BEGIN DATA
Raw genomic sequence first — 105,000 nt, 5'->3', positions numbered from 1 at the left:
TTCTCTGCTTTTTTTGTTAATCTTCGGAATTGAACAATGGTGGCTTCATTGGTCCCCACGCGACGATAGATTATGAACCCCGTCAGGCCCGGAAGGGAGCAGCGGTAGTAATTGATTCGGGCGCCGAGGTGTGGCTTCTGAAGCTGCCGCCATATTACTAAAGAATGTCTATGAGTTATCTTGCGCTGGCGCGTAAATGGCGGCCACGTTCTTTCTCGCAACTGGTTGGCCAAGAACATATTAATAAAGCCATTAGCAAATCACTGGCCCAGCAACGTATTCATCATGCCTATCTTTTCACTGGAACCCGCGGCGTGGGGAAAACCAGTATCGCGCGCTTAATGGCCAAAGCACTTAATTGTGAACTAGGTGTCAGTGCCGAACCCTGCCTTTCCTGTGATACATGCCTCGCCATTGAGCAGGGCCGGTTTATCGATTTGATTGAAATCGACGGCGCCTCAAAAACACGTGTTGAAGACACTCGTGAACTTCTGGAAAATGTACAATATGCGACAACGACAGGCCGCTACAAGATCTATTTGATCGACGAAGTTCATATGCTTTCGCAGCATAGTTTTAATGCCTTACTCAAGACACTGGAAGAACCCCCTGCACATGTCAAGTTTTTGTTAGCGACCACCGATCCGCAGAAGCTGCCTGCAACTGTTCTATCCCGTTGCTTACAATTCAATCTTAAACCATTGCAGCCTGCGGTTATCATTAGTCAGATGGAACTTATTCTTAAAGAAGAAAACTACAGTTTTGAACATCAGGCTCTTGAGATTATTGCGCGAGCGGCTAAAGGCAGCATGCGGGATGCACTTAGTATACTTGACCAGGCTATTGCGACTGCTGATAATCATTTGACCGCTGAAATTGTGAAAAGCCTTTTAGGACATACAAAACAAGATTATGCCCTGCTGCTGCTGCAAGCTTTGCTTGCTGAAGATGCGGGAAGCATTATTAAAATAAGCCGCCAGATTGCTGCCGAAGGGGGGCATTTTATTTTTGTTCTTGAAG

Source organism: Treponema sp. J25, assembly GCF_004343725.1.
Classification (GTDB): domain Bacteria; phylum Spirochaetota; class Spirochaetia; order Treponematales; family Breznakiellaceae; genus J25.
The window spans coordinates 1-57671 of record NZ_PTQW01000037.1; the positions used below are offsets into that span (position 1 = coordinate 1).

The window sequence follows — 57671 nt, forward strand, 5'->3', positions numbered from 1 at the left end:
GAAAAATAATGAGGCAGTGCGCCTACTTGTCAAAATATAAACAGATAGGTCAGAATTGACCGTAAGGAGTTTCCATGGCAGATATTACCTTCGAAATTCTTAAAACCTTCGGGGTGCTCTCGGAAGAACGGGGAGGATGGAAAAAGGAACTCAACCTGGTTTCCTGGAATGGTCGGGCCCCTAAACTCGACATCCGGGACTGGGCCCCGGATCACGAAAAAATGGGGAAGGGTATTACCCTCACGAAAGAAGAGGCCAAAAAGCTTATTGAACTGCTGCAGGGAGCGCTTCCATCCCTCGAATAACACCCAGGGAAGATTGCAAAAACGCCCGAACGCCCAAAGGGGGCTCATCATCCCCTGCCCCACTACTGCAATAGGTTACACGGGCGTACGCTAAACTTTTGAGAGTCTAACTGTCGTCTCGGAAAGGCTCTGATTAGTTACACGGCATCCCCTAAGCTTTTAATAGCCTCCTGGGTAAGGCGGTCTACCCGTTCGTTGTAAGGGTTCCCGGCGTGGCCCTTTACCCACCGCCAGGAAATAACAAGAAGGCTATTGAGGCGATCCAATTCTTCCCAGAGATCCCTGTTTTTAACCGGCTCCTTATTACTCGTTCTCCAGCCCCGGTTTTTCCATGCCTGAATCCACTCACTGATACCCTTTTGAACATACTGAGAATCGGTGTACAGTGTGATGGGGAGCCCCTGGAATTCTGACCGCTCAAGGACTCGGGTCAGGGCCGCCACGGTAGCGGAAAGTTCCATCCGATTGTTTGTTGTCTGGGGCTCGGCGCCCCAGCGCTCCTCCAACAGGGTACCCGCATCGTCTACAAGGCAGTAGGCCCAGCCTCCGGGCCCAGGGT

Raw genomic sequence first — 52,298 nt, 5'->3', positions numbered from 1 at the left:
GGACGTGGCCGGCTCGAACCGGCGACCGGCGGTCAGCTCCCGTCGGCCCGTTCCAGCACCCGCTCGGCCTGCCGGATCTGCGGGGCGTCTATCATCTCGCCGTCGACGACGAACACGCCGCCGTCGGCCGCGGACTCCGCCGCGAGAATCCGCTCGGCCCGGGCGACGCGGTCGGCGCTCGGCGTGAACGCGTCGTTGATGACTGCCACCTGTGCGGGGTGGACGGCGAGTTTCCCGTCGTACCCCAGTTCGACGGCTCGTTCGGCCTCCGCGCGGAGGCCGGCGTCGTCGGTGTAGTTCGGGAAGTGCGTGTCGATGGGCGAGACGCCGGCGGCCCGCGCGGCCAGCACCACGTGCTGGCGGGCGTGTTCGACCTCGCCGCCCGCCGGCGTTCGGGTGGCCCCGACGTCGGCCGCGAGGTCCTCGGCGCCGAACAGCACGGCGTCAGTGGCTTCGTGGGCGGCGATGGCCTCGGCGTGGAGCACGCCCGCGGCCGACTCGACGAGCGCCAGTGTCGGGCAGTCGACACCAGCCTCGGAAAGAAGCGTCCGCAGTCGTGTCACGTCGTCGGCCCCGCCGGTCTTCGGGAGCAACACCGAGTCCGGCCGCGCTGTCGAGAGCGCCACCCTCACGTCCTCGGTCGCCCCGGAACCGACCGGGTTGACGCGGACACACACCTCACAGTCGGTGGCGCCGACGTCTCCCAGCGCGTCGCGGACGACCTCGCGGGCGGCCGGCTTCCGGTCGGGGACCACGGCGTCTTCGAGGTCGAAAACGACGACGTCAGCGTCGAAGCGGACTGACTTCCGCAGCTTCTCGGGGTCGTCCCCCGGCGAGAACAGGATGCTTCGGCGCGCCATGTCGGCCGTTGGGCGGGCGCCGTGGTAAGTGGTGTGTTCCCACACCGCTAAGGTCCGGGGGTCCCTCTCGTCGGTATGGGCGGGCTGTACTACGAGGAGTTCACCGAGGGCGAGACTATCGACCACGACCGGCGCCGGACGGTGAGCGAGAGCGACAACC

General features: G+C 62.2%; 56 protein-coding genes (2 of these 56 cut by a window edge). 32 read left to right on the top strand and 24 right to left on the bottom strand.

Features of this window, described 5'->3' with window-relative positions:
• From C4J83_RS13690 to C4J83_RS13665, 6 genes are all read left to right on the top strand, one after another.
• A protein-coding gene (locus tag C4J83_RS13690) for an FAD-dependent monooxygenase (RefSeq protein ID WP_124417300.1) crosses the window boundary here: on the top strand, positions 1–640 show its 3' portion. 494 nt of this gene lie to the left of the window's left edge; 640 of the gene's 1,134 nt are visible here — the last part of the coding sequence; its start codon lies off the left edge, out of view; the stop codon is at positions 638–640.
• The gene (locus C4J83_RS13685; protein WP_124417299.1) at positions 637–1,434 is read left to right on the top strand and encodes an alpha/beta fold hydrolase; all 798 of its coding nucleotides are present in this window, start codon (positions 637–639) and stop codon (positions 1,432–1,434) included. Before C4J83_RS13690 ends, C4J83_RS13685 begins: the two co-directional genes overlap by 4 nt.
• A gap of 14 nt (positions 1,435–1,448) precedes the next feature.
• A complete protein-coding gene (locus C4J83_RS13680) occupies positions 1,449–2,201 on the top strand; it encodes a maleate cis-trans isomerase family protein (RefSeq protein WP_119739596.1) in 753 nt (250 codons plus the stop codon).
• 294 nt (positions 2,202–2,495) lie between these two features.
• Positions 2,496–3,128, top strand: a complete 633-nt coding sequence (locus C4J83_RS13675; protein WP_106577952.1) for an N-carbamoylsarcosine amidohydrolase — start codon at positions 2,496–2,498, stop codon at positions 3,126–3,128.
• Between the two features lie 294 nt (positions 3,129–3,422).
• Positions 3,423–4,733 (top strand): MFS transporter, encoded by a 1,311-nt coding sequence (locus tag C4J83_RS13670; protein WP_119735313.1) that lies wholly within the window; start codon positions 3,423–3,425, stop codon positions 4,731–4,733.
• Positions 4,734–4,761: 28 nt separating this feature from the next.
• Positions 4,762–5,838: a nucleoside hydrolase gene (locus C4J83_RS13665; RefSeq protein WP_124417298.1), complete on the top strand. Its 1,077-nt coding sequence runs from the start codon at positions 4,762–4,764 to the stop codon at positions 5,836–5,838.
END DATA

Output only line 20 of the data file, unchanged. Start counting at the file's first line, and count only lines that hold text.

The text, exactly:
• Positions 3,423–4,733 (top strand): MFS transporter, encoded by a 1,311-nt coding sequence (locus tag C4J83_RS13670; protein WP_119735313.1) that lies wholly within the window; start codon positions 3,423–3,425, stop codon positions 4,731–4,733.